This past February, the Government of Canada announced an up-to $950 million investment to support business-led innovation superclusters to accelerate economic growth and position Canadian industries for global leadership. An in-depth application process led to the announcement of five regional superclusters:
- Digital Technology (British Columbia)
- Protein Industries (Prairies)
- Advanced Manufacturing (Ontario)
- AI (Quebec)
- Oceans (Atlantic Canada)
The intent of this investment is bold: That this will not only “position Canada as a global leader in innovation,” it will also generate “tens of thousands of middle-class jobs.” More accurately, as Richard Florizone (President, Dalhousie University) and Scott Stern (MIT) put it in a recent Globe and Mail article: Can Canada’s disparate regions be harnessed to be more than the sum of their parts?
We believe the answer to this question is yes, but think that superclusters need to tell Canadians why they matter and set expectations for what can be accomplished. There are also some good economic reasons to market a supercluster:
- Talent attraction and retention. Clusters need to be a talent sponge. Success looks like tomorrow’s thought leaders positioning the cluster as the hub where they blossomed, learned, and did their best work.
- Investment attraction. Talent needs capital, and creating conditions where people want to invest and fund the talent is essential. And studies show that the closer the proximity between investors and opportunities the higher the likelihood of deals. Literally, clustered companies present investors with grouped opportunities that are complementary and convenient.
- Attracting and keeping the energy of regional players. Organizations join a cluster because of shared objectives and shared challenges, as well as for proximity. The community housing the cluster—the supply chain, government, schools, chambers of commerce, industry associations, universities, SMEs, entrepreneurs—are more likely to be vocal and excited about a cluster initiative if they see themselves in it. To get a community on board requires awareness and buy-in. The more people carrying the flag of “we do this here and we do it better than anyone,” the more likely the cluster is to succeed and sustain.
How to Market a Supercluster
While no two contexts are alike, we can offer a few guiding principles:
- Engage the cluster. Member companies. Industry associations. Potential investors. Community. Graduates. Like most marketing initiatives, audiences can be complex. But with clusters, there are always many, they are all legitimate stakeholders, and they all want a say and have an opinion. Make the space to engage and hear them.
- Create a narrative. A narrative communicates the impact the supercluster seeks to have in the world and inspires people to want to support and take part. The narrative is a declaration of purpose and should be used as a guiding light for all communications plans and tactics.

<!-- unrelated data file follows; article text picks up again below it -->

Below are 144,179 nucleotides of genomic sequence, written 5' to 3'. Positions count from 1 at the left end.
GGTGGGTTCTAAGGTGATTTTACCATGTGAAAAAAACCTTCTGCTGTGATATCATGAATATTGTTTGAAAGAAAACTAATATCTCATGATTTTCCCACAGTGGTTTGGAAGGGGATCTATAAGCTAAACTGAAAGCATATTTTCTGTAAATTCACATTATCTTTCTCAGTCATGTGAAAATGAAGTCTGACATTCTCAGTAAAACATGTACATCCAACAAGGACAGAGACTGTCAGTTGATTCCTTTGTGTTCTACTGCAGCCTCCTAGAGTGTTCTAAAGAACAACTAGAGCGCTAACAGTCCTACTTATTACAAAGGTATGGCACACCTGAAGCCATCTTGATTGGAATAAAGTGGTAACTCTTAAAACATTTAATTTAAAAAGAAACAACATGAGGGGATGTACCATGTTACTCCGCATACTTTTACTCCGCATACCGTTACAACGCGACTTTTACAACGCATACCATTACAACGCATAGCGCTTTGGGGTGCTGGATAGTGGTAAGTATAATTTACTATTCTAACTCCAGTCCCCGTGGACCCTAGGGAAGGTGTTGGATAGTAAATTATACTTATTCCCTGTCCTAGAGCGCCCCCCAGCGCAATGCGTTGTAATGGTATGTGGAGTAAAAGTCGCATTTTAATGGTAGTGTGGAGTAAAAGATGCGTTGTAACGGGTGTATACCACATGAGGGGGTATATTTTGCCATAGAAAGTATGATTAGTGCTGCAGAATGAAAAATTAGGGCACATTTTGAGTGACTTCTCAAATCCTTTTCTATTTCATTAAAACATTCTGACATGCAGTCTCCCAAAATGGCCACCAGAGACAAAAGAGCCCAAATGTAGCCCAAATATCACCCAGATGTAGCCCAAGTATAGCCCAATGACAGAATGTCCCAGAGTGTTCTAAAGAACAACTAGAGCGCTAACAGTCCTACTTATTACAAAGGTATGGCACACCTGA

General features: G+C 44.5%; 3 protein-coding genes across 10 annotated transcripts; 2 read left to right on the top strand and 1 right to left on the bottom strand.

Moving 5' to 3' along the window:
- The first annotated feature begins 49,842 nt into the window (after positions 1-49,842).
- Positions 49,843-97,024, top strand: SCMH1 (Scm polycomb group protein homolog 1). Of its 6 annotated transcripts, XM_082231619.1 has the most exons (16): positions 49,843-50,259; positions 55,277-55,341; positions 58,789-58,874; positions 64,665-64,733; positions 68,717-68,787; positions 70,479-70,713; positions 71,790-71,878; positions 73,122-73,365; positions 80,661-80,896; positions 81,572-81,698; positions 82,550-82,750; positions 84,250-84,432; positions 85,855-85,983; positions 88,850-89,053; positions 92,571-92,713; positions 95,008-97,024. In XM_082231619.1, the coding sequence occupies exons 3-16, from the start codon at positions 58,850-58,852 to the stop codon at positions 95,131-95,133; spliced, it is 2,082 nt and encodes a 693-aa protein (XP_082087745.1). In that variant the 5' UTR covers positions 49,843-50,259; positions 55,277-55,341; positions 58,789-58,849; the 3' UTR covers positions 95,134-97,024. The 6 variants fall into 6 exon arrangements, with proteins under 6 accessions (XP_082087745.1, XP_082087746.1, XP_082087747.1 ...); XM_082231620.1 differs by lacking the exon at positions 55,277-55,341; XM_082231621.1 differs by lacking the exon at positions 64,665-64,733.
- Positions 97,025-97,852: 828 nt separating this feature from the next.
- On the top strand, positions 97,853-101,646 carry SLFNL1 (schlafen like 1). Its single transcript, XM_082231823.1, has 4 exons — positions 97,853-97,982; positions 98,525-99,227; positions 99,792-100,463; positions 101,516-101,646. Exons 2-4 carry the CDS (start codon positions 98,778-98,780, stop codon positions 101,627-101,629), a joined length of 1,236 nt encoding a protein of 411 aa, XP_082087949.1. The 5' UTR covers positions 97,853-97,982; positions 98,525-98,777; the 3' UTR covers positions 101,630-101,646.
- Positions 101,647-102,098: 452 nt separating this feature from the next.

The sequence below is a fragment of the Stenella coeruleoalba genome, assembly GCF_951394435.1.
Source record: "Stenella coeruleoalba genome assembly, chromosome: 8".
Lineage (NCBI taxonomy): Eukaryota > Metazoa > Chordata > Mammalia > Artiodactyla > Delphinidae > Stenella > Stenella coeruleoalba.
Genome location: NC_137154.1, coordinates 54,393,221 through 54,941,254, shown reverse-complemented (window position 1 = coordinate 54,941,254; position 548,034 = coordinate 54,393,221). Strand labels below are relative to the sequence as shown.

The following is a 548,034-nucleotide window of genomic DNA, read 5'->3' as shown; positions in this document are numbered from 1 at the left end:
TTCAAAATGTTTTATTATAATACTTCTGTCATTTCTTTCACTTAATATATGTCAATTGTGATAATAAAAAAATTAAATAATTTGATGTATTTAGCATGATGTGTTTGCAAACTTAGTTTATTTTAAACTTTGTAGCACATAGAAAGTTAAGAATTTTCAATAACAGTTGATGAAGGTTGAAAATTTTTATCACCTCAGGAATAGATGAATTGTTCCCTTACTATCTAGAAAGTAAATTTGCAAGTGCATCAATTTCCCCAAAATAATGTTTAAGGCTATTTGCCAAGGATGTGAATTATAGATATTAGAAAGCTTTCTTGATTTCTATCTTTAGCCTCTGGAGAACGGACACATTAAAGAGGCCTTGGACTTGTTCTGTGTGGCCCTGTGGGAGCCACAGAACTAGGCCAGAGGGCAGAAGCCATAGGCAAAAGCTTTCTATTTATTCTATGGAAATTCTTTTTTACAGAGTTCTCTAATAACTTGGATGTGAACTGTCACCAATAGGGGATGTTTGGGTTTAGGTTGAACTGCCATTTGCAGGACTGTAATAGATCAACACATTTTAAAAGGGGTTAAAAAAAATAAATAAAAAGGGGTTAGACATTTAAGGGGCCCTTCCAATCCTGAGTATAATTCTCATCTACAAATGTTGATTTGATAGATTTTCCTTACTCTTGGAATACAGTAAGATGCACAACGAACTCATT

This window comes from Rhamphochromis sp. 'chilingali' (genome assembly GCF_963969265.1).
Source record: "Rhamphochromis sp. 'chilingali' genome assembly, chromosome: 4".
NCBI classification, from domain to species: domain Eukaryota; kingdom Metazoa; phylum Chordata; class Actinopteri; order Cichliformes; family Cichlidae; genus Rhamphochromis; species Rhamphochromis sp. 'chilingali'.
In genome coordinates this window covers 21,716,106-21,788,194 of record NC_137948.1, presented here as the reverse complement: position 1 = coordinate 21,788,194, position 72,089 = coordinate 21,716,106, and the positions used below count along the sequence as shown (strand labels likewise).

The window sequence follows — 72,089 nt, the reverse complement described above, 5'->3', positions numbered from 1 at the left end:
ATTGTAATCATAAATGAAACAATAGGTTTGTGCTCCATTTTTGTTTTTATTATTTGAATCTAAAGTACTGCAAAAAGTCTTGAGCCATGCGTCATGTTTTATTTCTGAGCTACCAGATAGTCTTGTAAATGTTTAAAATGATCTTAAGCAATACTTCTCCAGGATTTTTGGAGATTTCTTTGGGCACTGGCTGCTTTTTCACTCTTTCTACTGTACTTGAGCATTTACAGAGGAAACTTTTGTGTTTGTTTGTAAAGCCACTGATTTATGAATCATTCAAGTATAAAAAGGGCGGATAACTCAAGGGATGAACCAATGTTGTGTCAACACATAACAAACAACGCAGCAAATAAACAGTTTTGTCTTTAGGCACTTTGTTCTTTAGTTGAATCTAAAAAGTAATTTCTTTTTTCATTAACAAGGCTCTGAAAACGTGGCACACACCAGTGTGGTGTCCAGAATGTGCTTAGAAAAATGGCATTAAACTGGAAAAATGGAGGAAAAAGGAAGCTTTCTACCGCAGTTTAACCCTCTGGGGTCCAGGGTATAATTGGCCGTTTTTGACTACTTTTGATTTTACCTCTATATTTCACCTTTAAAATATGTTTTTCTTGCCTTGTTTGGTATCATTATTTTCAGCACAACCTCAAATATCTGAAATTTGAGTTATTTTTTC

- Build a brand your cluster members can use and stand behind. This isn’t easily done when everyone has different roles and responsibilities within the cluster, but it gets easier with engagement. Do the research, engage with members, understand the customers, partners, and industries of the cluster. Build a brand your cluster members can rally behind to help their businesses grow.
- Embrace the place. Clusters are not virtual; they are tied to specific geographies and people. Make it collegial, collaborative, and filled with legacy and meaning.
- Hubs are good. There’s a reason people plant flags: It makes a statement. We are here. This is our ground. Clusters and the actors within are no different. Create physical and virtual hubs and events where cluster actors can congregate and work.
- Track progress and celebrate successes. A cluster needs reassurance that the collective work has a positive impact—primarily for their own business and interests, and also for the field that they operate in. Otherwise, why not go it alone? Part of marketing a cluster is reporting on the outputs of the cluster to the audiences who care—and focusing on what they care about. Jobs. Patents. Foreign direct investment. Immigration. Research. Economic impact. Make the commitment to measure and share success.
Developing a Cluster Marketing Strategy
Meeting the challenge of big opportunities means breaking down complexity into manageable pieces. To get started, NATIONAL recommends three steps:
- Define the cluster and its value proposition. What is the cluster going to do? Why should people care? Clusters are complex. By articulating clear objectives and why taking a cluster approach makes sense, the likelihood of buy-in from potential partners, investors, and community members increases.
- Engage cluster members and stakeholders. If a cluster is to be defined and is to succeed, it needs buy-in from those within it and closest to it. They need to know what “signing up” means, how it will benefit them, how to plug in and what to expect. In turn and most importantly, the backbone organization behind an organized cluster needs the engagement of cluster members in order to learn from them and tout their individual and collective value propositions.
- Execute on the plan. Marketing a cluster doesn’t have to complicated. By creating a plan that considers all audiences—members, stakeholders, investors, partners, and community members—clusters can build profile and momentum. Marketing plans should be logical and actionable to harness all that energy and turn it into something tangible.
Cited: Beyond ‘the next Silicon Valley’: Why many kinds of economic superclusters matter, Globe and Mail, April 4, 2018
Disclosure: NATIONAL Public Relations works with the Ocean Supercluster initiative in Atlantic Canada